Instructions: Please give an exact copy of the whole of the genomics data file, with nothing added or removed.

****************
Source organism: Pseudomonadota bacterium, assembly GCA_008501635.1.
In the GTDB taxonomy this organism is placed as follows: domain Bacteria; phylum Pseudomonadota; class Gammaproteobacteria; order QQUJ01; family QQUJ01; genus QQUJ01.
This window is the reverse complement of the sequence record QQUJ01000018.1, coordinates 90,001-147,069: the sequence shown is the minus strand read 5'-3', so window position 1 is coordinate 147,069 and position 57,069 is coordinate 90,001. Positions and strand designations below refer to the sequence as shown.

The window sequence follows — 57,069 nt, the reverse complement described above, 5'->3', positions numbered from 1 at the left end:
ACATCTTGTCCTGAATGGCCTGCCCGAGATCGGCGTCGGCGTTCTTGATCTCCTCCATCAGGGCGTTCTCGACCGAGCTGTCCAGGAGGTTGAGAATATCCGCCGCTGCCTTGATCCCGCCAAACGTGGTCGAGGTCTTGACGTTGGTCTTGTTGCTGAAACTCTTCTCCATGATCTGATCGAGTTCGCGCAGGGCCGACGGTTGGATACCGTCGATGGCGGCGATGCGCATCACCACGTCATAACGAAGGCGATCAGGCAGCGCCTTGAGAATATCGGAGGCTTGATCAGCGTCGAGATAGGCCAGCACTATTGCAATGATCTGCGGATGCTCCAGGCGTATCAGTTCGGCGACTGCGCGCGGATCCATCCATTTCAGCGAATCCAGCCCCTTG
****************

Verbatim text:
Source organism: Pseudomonadota bacterium, assembly GCA_008501635.1.
In the GTDB taxonomy this organism is placed as follows: domain Bacteria; phylum Pseudomonadota; class Gammaproteobacteria; order QQUJ01; family QQUJ01; genus QQUJ01.
This window is the reverse complement of the sequence record QQUJ01000018.1, coordinates 90,001-147,069: the sequence shown is the minus strand read 5'-3', so window position 1 is coordinate 147,069 and position 57,069 is coordinate 90,001. Positions and strand designations below refer to the sequence as shown.

The window sequence follows — 57,069 nt, the reverse complement described above, 5'->3', positions numbered from 1 at the left end:
ACATCTTGTCCTGAATGGCCTGCCCGAGATCGGCGTCGGCGTTCTTGATCTCCTCCATCAGGGCGTTCTCGACCGAGCTGTCCAGGAGGTTGAGAATATCCGCCGCTGCCTTGATCCCGCCAAACGTGGTCGAGGTCTTGACGTTGGTCTTGTTGCTGAAACTCTTCTCCATGATCTGATCGAGTTCGCGCAGGGCCGACGGTTGGATACCGTCGATGGCGGCGATGCGCATCACCACGTCATAACGAAGGCGATCAGGCAGCGCCTTGAGAATATCGGAGGCTTGATCAGCGTCGAGATAGGCCAGCACTATTGCAATGATCTGCGGATGCTCCAGGCGTATCAGTTCGGCGACTGCGCGCGGATCCATCCATTTCAGCGAATCCAGCCCCTTG